The recommendation, by an advisory committee set up by the 192-member world body, followed China’s proposal for an extension of the use of special drawing rights (SDRs) created by the International Monetary Fund and the eventual replacement of the dollar as the world’s reserve currency.
Andrei Denisov, Russia’s deputy foreign minister, told a General Assembly meeting on the global financial crisis: “The current situation requires new collective solutions agreed at the international level.”
Speaking to the RIA news agency, he added: “This proposal is aimed at a practical realisation of the idea about a new global accounting unit or a new global currency. It is a question which should be discussed to create a consensus.”
Joseph Stiglitz, the Nobel-prizewinning US economist who chairs the UN advisory committee, said reform of the global reserve system was long overdue. In the context of the present financial crisis, the dollar-based system meant that poor countries were lending to rich countries at virtually zero interest rates rather than using reserves to stimulate their own economies.
He told the General Assembly that financial instability had obliged developing countries to accumulate dollar reserves to protect against a rainy day. The consequence, however, was to tie up trillions of dollars that could be spent on helping them combat the worst effects of the financial crisis.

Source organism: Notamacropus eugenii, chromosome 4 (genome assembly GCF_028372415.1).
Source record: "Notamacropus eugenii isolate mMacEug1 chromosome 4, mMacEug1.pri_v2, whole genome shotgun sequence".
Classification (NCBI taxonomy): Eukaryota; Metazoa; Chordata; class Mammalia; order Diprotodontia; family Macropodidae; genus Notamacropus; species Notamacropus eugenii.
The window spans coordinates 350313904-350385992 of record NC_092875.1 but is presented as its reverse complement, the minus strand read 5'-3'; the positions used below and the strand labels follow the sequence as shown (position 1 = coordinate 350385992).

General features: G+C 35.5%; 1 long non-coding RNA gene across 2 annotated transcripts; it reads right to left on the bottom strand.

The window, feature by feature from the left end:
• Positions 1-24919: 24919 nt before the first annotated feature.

“The current system contributes to global instability, it contributes to the insufficiency of global aggregate demand,” Mr Stiglitz said.
The dollar-based reserve system was bad for the world’s economies and bad for the US. “The global reserve system has been fraying for a long time. It’s hard to be a strong reserve currency when that currency is highly volatile,” he said. There was great uncertainty because of the size of the Federal Reserve balance sheet and of US debt.
New York City’s unemployment rate leaped last month to 8.1 percent from 6.9 percent, the biggest jump in any month on record, New York State’s Department of Labor said on Thursday.
The rise ended a long period when the city’s job market was outperforming the nation’s. The city’s unemployment rate is now equal to the national rate.